|Implementing set theory operations similar to SQL's select and update firstname.lastname@example.org (2004-08-23)|
|Re: Implementing set theory operations similar to SQL's select and upd email@example.com (George Neuner) (2004-08-25)|
|Re: Implementing set theory operations similar to SQL's select and upd firstname.lastname@example.org (Donald F. McLean) (2004-08-25)|
|Re: Implementing set theory operations similar to SQL's select and upd email@example.com (Kenn Heinrich) (2004-09-03)|
|From:||George Neuner <firstname.lastname@example.org>|
|Date:||25 Aug 2004 14:53:51 -0400|
|Posted-Date:||25 Aug 2004 14:53:51 EDT|
On 23 Aug 2004 12:07:59 -0400, email@example.com (Barry Kelly)
>I'm writing an engine designed to implement behaviour which may be
>customized along multiple dimensions.
>1. My problem is, in essence, implementing a set-based language,
>although written through a GUI and probably using predicate expression
>evaluation trees rather than machine code for implementation (although
>that may be very slow, and that's what this post is about).
>I have a sequential list of multiple (1000+), overlapping set
>definitions. I want to know, quickly enough to be usable for a
>developer using a GUI front end, does the set they are defining
>completely encompass a previously defined set? Is it only a partial
>subset? What is that subset? Can that subset be converted easily into
>its own representation rather than as the product of set difference
>Does anybody know of concrete papers, books, articles dealing with
>concrete implementation details and algorithms that I should be
>tracking down rather than the (thus far unsuccessful) general searches
>for "set theory"?
It's not clear from your problem description whether there is an
actual database or whether the rules define abstract sets. It really
doesn't matter - in order to evaluate the sets for equality you need
to have some kind of concrete representation for them.
The rulebase will be easier to evaluate if each rule stands alone as a
logical predicate. If this is not true for the human readable
representation (very likely 8-), you should internally reduce rule
chains to a single rule that describes the result directly. If
partial chain application is allowed, you should produce a separate
direct rule for each possible partial chain. In application, you
identify and apply the most specific rule.
Regarding the coverage problem - you will definitely want to avoid
creating a cartesian product on scads of dimensions ... instead you'll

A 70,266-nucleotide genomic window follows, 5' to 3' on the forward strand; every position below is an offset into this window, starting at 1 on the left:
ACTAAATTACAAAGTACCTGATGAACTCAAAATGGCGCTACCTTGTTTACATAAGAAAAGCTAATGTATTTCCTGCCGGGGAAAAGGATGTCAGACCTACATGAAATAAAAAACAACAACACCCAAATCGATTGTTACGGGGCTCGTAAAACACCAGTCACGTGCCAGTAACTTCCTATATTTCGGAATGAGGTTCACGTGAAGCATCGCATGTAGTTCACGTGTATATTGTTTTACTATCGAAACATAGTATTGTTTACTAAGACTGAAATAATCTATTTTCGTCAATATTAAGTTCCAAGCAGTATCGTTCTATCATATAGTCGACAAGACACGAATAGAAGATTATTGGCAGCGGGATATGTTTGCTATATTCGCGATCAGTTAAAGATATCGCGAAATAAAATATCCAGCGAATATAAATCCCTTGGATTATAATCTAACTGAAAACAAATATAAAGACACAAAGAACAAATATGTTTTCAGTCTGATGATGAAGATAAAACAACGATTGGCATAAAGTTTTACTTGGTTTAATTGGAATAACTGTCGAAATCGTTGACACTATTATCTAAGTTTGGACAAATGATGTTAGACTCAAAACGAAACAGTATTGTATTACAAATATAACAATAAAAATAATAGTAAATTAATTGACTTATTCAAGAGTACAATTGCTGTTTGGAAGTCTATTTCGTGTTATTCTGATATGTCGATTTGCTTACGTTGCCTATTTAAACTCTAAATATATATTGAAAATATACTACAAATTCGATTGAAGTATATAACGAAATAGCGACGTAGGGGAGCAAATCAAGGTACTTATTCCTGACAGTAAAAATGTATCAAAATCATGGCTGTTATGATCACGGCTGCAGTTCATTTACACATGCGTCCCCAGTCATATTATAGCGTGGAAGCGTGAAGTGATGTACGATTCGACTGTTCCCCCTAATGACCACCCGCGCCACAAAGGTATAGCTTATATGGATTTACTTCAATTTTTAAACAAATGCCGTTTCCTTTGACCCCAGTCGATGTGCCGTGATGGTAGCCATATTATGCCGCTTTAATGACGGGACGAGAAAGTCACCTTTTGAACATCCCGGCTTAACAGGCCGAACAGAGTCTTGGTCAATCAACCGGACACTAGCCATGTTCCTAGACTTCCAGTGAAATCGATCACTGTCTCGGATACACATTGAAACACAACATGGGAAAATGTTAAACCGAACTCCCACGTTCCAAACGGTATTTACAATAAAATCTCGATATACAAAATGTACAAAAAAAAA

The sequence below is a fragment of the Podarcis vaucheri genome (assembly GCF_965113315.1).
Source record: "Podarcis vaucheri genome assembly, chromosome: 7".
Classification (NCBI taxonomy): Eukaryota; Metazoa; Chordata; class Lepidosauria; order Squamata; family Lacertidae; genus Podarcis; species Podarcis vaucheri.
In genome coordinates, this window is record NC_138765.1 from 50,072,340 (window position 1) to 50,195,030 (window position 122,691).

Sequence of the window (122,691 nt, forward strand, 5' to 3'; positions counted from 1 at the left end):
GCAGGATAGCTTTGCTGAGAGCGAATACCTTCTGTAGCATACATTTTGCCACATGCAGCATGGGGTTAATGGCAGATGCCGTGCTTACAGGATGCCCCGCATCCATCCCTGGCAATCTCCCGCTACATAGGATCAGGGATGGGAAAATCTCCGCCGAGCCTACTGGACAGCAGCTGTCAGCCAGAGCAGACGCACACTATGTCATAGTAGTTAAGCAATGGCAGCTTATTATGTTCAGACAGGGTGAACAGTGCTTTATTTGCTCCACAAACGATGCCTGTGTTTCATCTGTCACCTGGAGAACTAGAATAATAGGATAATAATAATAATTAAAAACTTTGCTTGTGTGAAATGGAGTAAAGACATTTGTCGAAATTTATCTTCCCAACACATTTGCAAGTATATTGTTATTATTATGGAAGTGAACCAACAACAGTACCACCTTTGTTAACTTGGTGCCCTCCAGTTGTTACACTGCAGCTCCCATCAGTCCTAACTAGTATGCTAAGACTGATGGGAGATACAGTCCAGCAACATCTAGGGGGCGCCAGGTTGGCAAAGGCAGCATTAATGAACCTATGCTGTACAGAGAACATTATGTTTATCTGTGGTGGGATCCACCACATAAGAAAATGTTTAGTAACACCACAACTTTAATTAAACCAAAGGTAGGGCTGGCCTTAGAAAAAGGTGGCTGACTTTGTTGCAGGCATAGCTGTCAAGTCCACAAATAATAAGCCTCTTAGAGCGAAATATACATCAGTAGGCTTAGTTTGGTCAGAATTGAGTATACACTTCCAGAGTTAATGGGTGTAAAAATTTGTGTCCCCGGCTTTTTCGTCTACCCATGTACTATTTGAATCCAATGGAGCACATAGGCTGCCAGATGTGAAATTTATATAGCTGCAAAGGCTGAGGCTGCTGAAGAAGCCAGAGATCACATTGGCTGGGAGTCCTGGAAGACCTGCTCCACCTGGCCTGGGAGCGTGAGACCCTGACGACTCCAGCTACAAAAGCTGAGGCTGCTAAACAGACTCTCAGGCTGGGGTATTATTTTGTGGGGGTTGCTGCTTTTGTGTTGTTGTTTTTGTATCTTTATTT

want to order evaluation of the predicates in such a way as to produce
the smallest possible result set at each step. If each rule stands
alone, the evaluation order will not affect the result. Identify and
compute intersections before unions or joins to keep the intermediate
results as small as possible.
Using the database analogy, you don't need to actually create the
intermediate table at each step ... you only need to compute the
columns and estimate the number of rows (ie. a virtual table). At
each step, you want to identify and perform the operation that will
produce the table with the least number of result rows. You continue
until either a single table remains or all the remaining intermediate
tables are empty (a null query). The final table, when filled in with
data, is your optimized query.
For practical matters, you should look for papers on database query
optimization, solving equation and logic predicate systems, etc. You
should also read up on dynamic programming techniques if you aren't
familiar with them. I'm sorry I don't have any good cites to give you
- my work has taken me in other directions and I don't follow research
in these fields very closely any more.
AFA implementation - these kinds of problems are best solved in logic
or functional languages (or in languages that easily accomodate those
techniques). I personally like Lisp, but ML, Prolog or one of their
close variants would also work well. This is not the kind of problem
I would like to tackle in C++, Java or the language du jour.
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